Endovascular detachable balloon embolization therapy of cavernous carotid artery aneurysms: Results in 87 cases

R. T. Higashida, V. V. Halbach, C. Dowd, S. L. Barnwell, B. Dormandy, J. Bell, G. B. Hieshima

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190 Scopus citations


Interventional neurovascular techniques for treating patients with intracranial aneurysms are now being performed in selected cases. In certain anatomical locations that are difficult to reach surgically, such as the cavernous portion of the internal carotid artery (ICA), this technique may be especially useful. The procedure is performed from a transfemoral approach, using local anesthesia, thus permitting continuous neurological monitoring. Between 1981 and 1989, 87 patients diagnosed as having an intracavernous aneurysm were treated with endovascular detachable balloon embolization techniques. The patients ranged in age from 11 to 84 years. The presenting symptom was mass effect in 69 cases (79.3%), rupture of a preexisting aneurysm resulting in a carotid-cavernous sinus fistula in eight cases (9.2%), trauma resulting in a cavernous pseudoaneurysm in seven cases (8.0%), and hemorrhage in three cases (3.4%). Therapeutic occlusion of the ICA across or just proximal to the aneurysm neck was performed in 68 patients (78.2%). Since 1984, with the development of a permanent solidifying agent (2-hydroxyethyl methacrylate) to fill the balloon, it is now feasible in some cases to guide the balloon directly into the aneurysm and preserve the parent artery; this was achieved in 19 cases (22%). Follow-up examination has demonstrated complete thrombosis with partial or total alleviation of symptoms in all patients with therapeutic occlusion of the parent vessel. Of the 19 patients with preservation of the parent artery, follow-up studies have demonstrated total exclusion in 12 cases (63%) and subtotal occlusion of greater than 85% in seven cases (37%), with clinical improvement in all cases. Complications from therapy included transient cerebral ischemia during or after therapy requiring volume expansion in seven cases, embolic symptoms requiring antiplatelet medication in two cases, and stroke in four cases; there were no deaths. Detachable balloon embolization therapy, particularly for large and giant symptomatic aneurysms of the cavernous ICA, can be an effective mode of treatment.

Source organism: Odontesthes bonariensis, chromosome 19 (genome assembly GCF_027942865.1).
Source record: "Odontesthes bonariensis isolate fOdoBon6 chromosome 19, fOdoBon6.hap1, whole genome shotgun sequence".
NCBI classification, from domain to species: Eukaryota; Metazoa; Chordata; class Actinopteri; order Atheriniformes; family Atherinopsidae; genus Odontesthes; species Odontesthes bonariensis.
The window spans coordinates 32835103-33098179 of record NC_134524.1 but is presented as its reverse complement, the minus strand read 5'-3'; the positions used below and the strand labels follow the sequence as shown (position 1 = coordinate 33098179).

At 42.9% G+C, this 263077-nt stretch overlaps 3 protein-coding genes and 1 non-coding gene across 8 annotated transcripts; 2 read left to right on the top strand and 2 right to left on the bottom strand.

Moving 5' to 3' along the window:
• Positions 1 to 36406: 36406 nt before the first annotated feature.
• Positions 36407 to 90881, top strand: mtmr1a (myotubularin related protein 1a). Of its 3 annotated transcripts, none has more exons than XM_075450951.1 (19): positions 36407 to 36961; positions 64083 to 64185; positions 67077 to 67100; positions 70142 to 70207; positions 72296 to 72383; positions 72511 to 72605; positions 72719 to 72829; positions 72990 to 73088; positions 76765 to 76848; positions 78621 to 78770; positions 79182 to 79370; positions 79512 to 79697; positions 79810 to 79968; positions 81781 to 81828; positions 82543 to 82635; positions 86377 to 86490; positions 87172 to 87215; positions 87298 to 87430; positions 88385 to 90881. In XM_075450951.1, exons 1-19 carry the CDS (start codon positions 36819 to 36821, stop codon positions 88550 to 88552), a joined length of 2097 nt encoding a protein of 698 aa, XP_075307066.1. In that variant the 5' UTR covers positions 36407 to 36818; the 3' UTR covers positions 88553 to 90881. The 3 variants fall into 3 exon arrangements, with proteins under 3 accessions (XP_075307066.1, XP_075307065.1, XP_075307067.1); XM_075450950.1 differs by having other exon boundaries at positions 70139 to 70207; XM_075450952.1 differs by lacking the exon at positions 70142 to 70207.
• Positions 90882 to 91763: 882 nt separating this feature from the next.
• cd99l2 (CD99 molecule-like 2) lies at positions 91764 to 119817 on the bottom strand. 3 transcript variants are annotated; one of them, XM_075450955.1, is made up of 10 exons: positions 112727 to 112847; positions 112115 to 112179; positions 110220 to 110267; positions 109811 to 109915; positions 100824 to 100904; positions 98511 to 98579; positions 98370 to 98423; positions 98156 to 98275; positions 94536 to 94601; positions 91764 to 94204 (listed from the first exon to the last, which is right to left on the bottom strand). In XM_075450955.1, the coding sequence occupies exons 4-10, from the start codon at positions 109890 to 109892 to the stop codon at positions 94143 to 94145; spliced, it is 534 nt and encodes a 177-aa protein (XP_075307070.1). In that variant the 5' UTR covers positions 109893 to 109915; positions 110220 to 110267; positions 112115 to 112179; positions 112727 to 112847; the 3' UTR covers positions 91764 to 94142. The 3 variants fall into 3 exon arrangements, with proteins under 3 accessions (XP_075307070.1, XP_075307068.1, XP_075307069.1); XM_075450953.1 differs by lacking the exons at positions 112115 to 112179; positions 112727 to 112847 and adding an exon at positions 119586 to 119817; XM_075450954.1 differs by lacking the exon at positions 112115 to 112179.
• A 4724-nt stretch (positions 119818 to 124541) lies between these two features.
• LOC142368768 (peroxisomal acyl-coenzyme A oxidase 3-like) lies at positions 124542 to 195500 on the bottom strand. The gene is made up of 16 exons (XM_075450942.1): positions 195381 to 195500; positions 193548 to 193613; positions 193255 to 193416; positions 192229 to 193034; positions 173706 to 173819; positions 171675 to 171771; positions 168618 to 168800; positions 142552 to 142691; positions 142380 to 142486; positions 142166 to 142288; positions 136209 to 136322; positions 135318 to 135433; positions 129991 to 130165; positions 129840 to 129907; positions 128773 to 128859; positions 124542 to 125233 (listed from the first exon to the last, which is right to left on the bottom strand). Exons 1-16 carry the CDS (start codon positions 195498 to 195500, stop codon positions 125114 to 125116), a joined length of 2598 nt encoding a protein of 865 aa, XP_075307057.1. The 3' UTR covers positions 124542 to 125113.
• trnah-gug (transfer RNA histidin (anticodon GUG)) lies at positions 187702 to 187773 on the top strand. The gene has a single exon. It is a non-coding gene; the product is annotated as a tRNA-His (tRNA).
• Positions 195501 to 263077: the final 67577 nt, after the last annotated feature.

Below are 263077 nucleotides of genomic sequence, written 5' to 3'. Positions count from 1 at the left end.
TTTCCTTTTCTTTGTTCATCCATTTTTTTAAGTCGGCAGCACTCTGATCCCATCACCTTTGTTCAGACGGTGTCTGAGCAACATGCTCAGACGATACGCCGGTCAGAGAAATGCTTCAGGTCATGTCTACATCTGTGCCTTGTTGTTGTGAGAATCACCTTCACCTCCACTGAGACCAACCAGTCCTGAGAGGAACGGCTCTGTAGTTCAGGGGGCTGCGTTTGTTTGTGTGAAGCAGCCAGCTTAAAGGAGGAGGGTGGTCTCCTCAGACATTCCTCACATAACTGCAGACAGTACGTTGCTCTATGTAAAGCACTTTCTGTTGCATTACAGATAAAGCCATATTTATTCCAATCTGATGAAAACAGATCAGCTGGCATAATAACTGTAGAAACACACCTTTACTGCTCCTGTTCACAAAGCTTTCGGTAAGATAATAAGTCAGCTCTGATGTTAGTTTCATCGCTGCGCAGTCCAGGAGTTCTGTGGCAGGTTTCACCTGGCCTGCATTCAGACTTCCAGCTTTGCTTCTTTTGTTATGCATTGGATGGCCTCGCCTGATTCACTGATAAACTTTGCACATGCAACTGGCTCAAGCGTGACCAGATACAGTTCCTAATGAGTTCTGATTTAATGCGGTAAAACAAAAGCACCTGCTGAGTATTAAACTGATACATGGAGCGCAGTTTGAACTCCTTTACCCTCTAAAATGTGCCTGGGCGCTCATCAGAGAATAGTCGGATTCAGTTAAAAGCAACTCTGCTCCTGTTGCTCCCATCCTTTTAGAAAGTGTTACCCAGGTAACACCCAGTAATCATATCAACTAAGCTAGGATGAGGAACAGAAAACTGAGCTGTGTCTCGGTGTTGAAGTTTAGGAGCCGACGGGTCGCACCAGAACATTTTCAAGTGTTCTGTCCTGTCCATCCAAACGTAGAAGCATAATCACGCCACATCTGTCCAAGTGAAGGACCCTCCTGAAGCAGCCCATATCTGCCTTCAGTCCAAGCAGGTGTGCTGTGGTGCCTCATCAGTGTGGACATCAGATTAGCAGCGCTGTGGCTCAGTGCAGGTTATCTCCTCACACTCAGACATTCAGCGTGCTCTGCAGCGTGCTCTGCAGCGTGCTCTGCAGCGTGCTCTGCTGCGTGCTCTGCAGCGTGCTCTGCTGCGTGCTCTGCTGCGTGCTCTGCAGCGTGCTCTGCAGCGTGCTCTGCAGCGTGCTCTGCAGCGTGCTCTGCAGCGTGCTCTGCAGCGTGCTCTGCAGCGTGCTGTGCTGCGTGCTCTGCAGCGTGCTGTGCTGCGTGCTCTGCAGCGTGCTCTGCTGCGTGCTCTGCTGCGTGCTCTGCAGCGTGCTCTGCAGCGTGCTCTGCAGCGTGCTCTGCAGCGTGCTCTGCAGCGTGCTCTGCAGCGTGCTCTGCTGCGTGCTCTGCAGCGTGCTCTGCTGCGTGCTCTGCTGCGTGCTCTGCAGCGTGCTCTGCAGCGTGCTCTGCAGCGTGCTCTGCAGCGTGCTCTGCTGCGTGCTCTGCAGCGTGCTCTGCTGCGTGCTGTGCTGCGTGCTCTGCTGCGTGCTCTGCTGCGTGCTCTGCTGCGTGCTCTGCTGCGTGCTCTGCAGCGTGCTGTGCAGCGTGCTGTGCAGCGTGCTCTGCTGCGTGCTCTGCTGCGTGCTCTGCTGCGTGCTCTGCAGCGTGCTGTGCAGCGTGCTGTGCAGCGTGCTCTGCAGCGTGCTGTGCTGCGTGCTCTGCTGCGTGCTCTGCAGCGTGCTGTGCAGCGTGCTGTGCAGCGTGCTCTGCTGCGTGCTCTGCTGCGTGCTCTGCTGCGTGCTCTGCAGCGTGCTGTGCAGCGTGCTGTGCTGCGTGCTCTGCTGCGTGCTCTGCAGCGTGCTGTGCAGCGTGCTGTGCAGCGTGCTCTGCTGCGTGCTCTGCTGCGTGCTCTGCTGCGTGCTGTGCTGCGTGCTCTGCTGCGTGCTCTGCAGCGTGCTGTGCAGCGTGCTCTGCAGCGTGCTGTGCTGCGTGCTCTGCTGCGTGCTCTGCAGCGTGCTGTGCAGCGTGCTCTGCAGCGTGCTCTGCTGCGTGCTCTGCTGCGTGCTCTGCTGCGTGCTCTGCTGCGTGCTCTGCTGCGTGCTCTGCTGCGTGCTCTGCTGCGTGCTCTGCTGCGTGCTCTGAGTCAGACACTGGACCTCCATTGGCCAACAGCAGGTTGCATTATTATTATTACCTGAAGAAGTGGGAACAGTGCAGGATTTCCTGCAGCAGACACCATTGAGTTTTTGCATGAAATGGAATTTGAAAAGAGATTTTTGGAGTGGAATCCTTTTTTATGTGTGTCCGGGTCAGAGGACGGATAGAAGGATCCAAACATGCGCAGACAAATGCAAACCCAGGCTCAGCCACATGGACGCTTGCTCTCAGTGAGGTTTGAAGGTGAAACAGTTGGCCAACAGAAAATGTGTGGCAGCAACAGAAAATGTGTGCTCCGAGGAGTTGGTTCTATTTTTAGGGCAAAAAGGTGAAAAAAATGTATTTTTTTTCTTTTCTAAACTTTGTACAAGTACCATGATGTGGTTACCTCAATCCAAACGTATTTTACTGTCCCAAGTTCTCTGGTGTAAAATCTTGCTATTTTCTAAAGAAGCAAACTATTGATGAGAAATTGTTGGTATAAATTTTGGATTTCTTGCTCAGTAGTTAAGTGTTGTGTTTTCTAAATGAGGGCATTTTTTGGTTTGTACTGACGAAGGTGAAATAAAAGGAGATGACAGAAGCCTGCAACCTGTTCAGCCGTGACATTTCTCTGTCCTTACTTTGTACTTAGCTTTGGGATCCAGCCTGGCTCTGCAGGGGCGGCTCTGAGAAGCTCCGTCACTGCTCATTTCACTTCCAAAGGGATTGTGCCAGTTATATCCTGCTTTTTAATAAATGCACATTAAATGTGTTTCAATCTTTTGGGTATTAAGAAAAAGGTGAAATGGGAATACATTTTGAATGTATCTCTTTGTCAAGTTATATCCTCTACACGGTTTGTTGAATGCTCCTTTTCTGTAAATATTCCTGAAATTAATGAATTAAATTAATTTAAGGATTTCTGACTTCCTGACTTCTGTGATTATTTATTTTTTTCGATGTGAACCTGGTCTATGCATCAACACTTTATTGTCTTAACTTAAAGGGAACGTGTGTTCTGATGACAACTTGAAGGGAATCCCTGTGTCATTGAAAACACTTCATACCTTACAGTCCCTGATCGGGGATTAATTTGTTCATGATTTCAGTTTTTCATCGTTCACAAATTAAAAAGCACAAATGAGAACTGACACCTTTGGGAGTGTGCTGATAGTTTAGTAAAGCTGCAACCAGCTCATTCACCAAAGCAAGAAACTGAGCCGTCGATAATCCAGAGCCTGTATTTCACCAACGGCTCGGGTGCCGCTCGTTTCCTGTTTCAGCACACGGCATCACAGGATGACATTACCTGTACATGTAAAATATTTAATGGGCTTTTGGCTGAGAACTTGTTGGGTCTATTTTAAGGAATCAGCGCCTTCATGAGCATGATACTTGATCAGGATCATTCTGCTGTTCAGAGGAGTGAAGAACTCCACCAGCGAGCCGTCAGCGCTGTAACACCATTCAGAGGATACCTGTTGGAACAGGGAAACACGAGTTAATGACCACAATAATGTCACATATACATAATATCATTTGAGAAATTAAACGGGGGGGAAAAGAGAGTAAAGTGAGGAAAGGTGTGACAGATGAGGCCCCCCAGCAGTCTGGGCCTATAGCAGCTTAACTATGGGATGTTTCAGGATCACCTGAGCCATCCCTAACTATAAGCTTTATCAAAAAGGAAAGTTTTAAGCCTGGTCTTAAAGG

Original languageEnglish (US)
Pages (from-to)857-863
Number of pages7
JournalJournal of neurosurgery
Issue number6
StatePublished - 1990
Externally publishedYes


  • Cavernous internal carotid artery
  • aneurysm
  • balloon occlusion
  • detachable balloon
  • endovascular therapy
  • interventional radiology

ASJC Scopus subject areas

  • Surgery
  • Clinical Neurology


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